We use a number of different techniques (both in vivo and in vitro) to study transepithelial ion and water transport across airway and intestinal epithelial cells. In vitro ion and liquid transport are studied in cultured cells by employing a planar culture system as well as a cylindrical culture system (biofiber) that re-creates the geometric configuration of airways in vivo. In vivo nasal potential difference studies are performed on the upper airways of mice and from these measurements we can assess the ability of airway epithelia to transport Na+ and Cl-. This technique has been useful in assessing the outcome of gene transfer studies aimed at correcting the Cl- channel defect in CF mice. We have recently begun using in vivo microdialysis for the determination of airway surface liquid composition as well as the conentration of other components in the airway surface liquid. Ussing chambers are employed for studying the bioelectrics of ion transport in freshly excised neonatal and adult murine tissue.

The long-term goal of this research is to provide additional information into normal and abnormal ion and water transport physiology across epithelial cells (primarily airway and intestinal). This information will provide insight into how transport abnormalities lead to disease phenotypes and give clues into which therapeutic interventions can be employed to overcome these ion transport defects, thus restoring normal transepithelial salt and water homeostasis.

Recent Publications:

  1. Sloan JL, Grubb BR, Mager S.Expression of the amino acid transporter ATB 0+ in lung: possible role in luminal protein removal. Am J Physiol Lung Cell Mol Physiol. 2003 Jan;284(1):L39-49. Epub 2002 Aug 23. Click here to link to Pubmed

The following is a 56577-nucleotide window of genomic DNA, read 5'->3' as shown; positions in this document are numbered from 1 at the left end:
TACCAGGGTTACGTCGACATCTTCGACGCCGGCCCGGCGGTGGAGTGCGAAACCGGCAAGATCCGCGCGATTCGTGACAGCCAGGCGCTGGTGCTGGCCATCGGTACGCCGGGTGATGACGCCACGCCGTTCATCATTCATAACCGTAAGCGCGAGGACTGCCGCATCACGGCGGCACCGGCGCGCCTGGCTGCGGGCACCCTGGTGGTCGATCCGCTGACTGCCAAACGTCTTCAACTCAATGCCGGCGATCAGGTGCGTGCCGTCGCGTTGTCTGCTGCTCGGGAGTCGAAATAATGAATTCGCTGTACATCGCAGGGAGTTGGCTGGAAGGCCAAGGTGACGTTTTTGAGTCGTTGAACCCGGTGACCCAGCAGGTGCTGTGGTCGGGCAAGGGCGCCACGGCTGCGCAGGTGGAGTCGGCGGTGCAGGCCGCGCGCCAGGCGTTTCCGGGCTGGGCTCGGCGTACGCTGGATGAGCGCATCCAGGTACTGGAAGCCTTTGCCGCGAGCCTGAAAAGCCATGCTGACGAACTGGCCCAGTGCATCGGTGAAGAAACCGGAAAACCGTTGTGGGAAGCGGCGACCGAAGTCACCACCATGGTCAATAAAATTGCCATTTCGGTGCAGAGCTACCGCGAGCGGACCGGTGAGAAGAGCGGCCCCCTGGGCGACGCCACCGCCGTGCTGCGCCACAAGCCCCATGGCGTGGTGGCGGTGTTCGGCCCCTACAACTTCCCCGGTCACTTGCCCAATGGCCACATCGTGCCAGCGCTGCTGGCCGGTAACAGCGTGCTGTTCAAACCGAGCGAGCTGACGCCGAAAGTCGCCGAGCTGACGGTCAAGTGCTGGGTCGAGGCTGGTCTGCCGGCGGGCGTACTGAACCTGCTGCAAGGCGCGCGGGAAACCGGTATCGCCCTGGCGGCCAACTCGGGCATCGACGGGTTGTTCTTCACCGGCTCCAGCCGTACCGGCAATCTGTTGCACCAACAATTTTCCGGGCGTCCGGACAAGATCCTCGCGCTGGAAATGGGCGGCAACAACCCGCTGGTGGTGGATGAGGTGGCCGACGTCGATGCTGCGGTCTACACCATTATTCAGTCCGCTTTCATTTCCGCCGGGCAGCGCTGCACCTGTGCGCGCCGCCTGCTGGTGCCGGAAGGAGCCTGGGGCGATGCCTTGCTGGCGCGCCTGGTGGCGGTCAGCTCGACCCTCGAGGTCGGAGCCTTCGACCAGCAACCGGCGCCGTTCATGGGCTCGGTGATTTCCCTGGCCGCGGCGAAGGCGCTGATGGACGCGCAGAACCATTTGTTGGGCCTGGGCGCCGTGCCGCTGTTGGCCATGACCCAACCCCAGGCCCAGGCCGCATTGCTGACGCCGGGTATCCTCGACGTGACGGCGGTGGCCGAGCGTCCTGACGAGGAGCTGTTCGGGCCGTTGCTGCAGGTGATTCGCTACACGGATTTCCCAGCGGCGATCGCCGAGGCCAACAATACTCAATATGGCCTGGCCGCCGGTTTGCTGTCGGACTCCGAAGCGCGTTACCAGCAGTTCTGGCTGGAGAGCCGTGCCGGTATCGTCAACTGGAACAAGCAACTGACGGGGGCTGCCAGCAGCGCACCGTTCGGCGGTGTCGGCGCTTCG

2. Grubb BR, Chadburn JL, Boucher RC. In vivo microdialysis for determination of nasal liquid ion composition.
    Am J Physiol Cell Physiol. 2002 Jun;282(6):C1423-31. Click here to link to Pubmed
  3. Grubb BR. Bioelectric measurement of CFTR function in mice. Methods Mol Med. 2002;70:525-35. Click here to link to Pubmed
  4. Caldwell RA, Grubb BR, Tarran R, Boucher RC, Knowles MR, Barker PM.In vivo airway surface liquid Cl- analysis with solid-state electrodes. J Gen Physiol. 2002 Jan;119(1):3-14. Click here to link to Pubmed
  5. Randell SH, Walstad L, Schwab UE, Grubb BR, Yankaskas JR. Isolation and culture of airway epithelial cells from chronically infected human lungs.In Vitro Cell Dev Biol Anim. 2001 Sep;37(8):480-9. Click here to link to Pubmed
  6. Tarran R, Grubb BR, Parsons D, Picher M, Hirsh AJ, Davis CW, Boucher RC. The CF salt controversy: in vivo observations and therapeutic approaches. Mol Cell. 2001 Jul;8(1):149-58. Click here to link to Pubmed
  7. Tarran R, Grubb BR, Gatzy JT, Davis CW, Boucher RC. The relative roles of passive surface forces and active ion transport in the modulation of airway surface liquid volume and composition. J Gen Physiol. 2001 Aug;118(2):223-36. Click here to link to Pubmed
  8. Grubb BR, Pace AJ, Lee E, Koller BH, Boucher RC. Alterations in airway ion transport in NKCC1-deficient mice.
    Am J Physiol Cell Physiol. 2001 Aug;281(2):C615-23. Click here to link to Pubmed
  9. Lazarowski ER, Rochelle LG, O'Neal WK, Ribeiro CM, Grubb BR, Zhang V, Harden TK, Boucher RC.Cloning and functional characterization of two murine uridine nucleotide receptors reveal a potential target for correcting ion transport deficiency in cystic fibrosis gallbladder. J Pharmacol Exp Ther. 2001 Apr;297(1):43-9. Click here to link to Pubmed